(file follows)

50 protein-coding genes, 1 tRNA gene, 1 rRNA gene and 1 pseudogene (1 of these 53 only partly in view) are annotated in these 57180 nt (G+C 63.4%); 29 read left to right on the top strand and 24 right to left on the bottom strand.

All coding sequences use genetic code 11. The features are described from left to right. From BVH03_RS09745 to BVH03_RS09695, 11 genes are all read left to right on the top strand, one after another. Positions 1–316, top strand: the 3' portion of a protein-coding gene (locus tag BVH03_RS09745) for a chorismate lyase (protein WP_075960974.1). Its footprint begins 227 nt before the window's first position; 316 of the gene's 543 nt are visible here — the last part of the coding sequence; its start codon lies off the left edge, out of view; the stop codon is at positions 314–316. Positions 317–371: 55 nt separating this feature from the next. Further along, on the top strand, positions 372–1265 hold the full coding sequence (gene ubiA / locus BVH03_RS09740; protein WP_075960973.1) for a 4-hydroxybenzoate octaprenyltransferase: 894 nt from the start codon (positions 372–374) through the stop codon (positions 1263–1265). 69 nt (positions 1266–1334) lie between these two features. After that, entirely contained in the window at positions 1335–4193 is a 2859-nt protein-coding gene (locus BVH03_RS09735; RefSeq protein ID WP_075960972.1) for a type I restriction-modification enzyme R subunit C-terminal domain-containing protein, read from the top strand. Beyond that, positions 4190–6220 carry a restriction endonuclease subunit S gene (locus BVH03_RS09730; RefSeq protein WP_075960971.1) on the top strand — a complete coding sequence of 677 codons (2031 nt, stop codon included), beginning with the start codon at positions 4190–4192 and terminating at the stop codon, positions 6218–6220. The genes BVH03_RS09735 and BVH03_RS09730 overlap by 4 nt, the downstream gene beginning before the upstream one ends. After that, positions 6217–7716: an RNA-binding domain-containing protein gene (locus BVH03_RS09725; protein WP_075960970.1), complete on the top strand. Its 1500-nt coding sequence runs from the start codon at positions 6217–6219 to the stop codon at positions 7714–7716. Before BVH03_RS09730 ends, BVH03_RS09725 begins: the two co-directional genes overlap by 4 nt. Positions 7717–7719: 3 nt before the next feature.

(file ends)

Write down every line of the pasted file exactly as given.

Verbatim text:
50 protein-coding genes, 1 tRNA gene, 1 rRNA gene and 1 pseudogene (1 of these 53 only partly in view) are annotated in these 57180 nt (G+C 63.4%); 29 read left to right on the top strand and 24 right to left on the bottom strand.

All coding sequences use genetic code 11. The features are described from left to right. From BVH03_RS09745 to BVH03_RS09695, 11 genes are all read left to right on the top strand, one after another. Positions 1–316, top strand: the 3' portion of a protein-coding gene (locus tag BVH03_RS09745) for a chorismate lyase (protein WP_075960974.1). Its footprint begins 227 nt before the window's first position; 316 of the gene's 543 nt are visible here — the last part of the coding sequence; its start codon lies off the left edge, out of view; the stop codon is at positions 314–316. Positions 317–371: 55 nt separating this feature from the next. Further along, on the top strand, positions 372–1265 hold the full coding sequence (gene ubiA / locus BVH03_RS09740; protein WP_075960973.1) for a 4-hydroxybenzoate octaprenyltransferase: 894 nt from the start codon (positions 372–374) through the stop codon (positions 1263–1265). 69 nt (positions 1266–1334) lie between these two features. After that, entirely contained in the window at positions 1335–4193 is a 2859-nt protein-coding gene (locus BVH03_RS09735; RefSeq protein ID WP_075960972.1) for a type I restriction-modification enzyme R subunit C-terminal domain-containing protein, read from the top strand. Beyond that, positions 4190–6220 carry a restriction endonuclease subunit S gene (locus BVH03_RS09730; RefSeq protein WP_075960971.1) on the top strand — a complete coding sequence of 677 codons (2031 nt, stop codon included), beginning with the start codon at positions 4190–4192 and terminating at the stop codon, positions 6218–6220. The genes BVH03_RS09735 and BVH03_RS09730 overlap by 4 nt, the downstream gene beginning before the upstream one ends. After that, positions 6217–7716: an RNA-binding domain-containing protein gene (locus BVH03_RS09725; protein WP_075960970.1), complete on the top strand. Its 1500-nt coding sequence runs from the start codon at positions 6217–6219 to the stop codon at positions 7714–7716. Before BVH03_RS09730 ends, BVH03_RS09725 begins: the two co-directional genes overlap by 4 nt. Positions 7717–7719: 3 nt before the next feature.